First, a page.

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When Companies House launched the People with Significant Control (PSC) register in 2016, it was, the government said, part of the efforts of the UK government to combat economic crime, while ensuring legitimate businesses continue to see the UK as a great place to invest. 
There’s been a fairly constant evolution of these regulations through the AML (Anti-Money Laundering) regulations of the likes of the Financial Action Task Force as well as at Companies House itself. 
A recent piece of regulation was The Register of Overseas Entities, which is administered by Companies House, and came into force in the UK on 1 August 2022 and requires anonymous foreign owners of UK property to reveal their real identities, setting a global standard for transparency. 
Overseas entities (speak with us to check if that definition applies to you) who want to buy, sell, or transfer property or land in the UK, must register with Companies House and declare who their registrable beneficial owners or managing officers are. 
This also applies retrospectively to overseas entities who bought property or land on or after: 
1 January 1999 in England and Wales 
8 December 2014 in Scotland 
These overseas entities had to register with Companies House and declare who their registrable beneficial owners or managing officers are by 31 January 2023. 
Overseas entities only need to register property or land bought in Northern Ireland on or after 1 August 2022. 
The Register of Overseas Entities’ information is currently only be accessed by law enforcement and other relevant public agencies, but that will be changing; we’ll explain this shortly. 
This is the first register in the world to shed light on overseas property ownership, and since it was launched, it now has more than 30,000 registrations. As with all new regulation, this comes with some significant implications for failure to comply. 
The first financial penalties were issued in July 23 and Companies House continues to be vigilant in enforcing compliance, and as well as financial penalties, overseas entities which fail to register will find it difficult to sell, lease or raise charges over their land.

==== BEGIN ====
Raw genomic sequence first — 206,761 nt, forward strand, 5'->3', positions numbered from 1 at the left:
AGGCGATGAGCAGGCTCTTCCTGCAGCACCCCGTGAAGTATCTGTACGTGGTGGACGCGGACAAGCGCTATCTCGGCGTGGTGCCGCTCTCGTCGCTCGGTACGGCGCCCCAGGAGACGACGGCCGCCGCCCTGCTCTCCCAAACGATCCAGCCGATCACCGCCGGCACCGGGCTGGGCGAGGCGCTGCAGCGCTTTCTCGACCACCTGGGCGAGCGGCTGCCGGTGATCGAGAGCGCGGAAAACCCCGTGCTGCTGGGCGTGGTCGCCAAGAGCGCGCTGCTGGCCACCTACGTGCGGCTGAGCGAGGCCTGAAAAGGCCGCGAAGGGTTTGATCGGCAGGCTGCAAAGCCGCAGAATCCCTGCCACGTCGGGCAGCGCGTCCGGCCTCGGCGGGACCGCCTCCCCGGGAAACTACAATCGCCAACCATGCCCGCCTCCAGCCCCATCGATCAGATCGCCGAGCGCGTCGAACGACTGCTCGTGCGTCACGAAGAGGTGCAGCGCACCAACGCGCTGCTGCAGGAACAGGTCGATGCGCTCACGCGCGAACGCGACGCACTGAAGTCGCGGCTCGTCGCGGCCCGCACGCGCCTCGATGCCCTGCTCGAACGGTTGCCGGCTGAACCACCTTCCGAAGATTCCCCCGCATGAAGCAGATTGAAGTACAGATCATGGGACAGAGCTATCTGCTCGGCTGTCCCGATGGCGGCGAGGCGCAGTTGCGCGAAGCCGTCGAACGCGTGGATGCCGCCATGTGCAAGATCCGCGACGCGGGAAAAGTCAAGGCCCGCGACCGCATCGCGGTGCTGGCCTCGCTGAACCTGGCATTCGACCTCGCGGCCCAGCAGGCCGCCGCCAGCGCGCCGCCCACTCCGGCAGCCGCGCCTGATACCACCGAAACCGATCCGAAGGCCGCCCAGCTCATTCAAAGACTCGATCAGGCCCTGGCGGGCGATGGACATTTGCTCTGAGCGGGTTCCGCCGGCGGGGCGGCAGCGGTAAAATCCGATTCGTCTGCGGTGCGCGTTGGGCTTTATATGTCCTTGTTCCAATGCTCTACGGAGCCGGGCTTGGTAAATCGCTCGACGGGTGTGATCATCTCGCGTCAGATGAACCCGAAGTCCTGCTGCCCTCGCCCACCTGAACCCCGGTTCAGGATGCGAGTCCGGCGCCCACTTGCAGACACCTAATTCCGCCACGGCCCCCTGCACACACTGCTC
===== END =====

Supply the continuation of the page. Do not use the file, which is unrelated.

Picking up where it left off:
And the world is getting smaller… 
Companies House is continuing to work with overseas company registries and UK land registries to identify entities which have failed to comply with the rules, is also working closely with law enforcement partners to aid their investigations and, where possible, provide crucial intelligence. 
It was also announced that on 1 January 2024 the US Treasury will launch a Federal Beneficial Ownership Register, and Companies House has been supporting their US colleagues by sharing their experience and insight of setting up the PSC register. 
So whilst it’s reassuring that the information provided to the register is currently only available to UK public servants and law enforcement, this evolution of the control of companies will continue because The Economic Crime and Corporate Transparency Act 2023 already provides a power for the Secretary of State to make regulations granting access to data on application in circumstances to be detailed in regulations … we can anticipate already that cross-border sharing of information will be coming and with the announcement that the US is moving down the same track as the UK, I think we assume where information will be shared soon. 
The Director of Intelligence and Law Enforcement Liaison at Companies House, Martin Swain, said: 
“Reaching 30,000 registrations is a significant milestone but also a positive sign that the register is achieving its objective of enhancing transparency of ownership of land and property in the UK by foreign entities. 
Our focus remains on continuing to improve the register and rigorously enforcing compliance, so this transparency is maintained and enhanced yet further. 
We will continue to scrutinise information on the register and will be vigilant in targeting individuals who attempt to avoid transparency. We will also ensure that we are proactively supporting our law enforcement colleagues to disrupt the use of UK property to hide illicit wealth.” 
And there was of course support from the government for the success achieved by Companies House and law enforcement, where the Minister for Enterprise, Markets and Small Business Kevin Hollinrake said: 
“The Register for Overseas Entities is imperative in ensuring we weed out kleptocrats and oligarchs buying up British properties under false names and has already helped identify absent landlords so that they can be held to account. 
There is no place for fraud and other illegal activities in our society, so it is fantastic to see we’ve now had 30,000 registrations on the register, helping us to protect our citizens, business owners and bring criminals operating in the UK to justice.” 
At our twin firms of Property Tax Advice, working with the colleagues at Expat Tax Advice, we have been advising on these issues since the initial consultation was published and helping our overseas clients achieve compliance. 
If this post raises any issues or concerns for you, then please feel free to contact us at mark@expat-tax-advice.co.uk 
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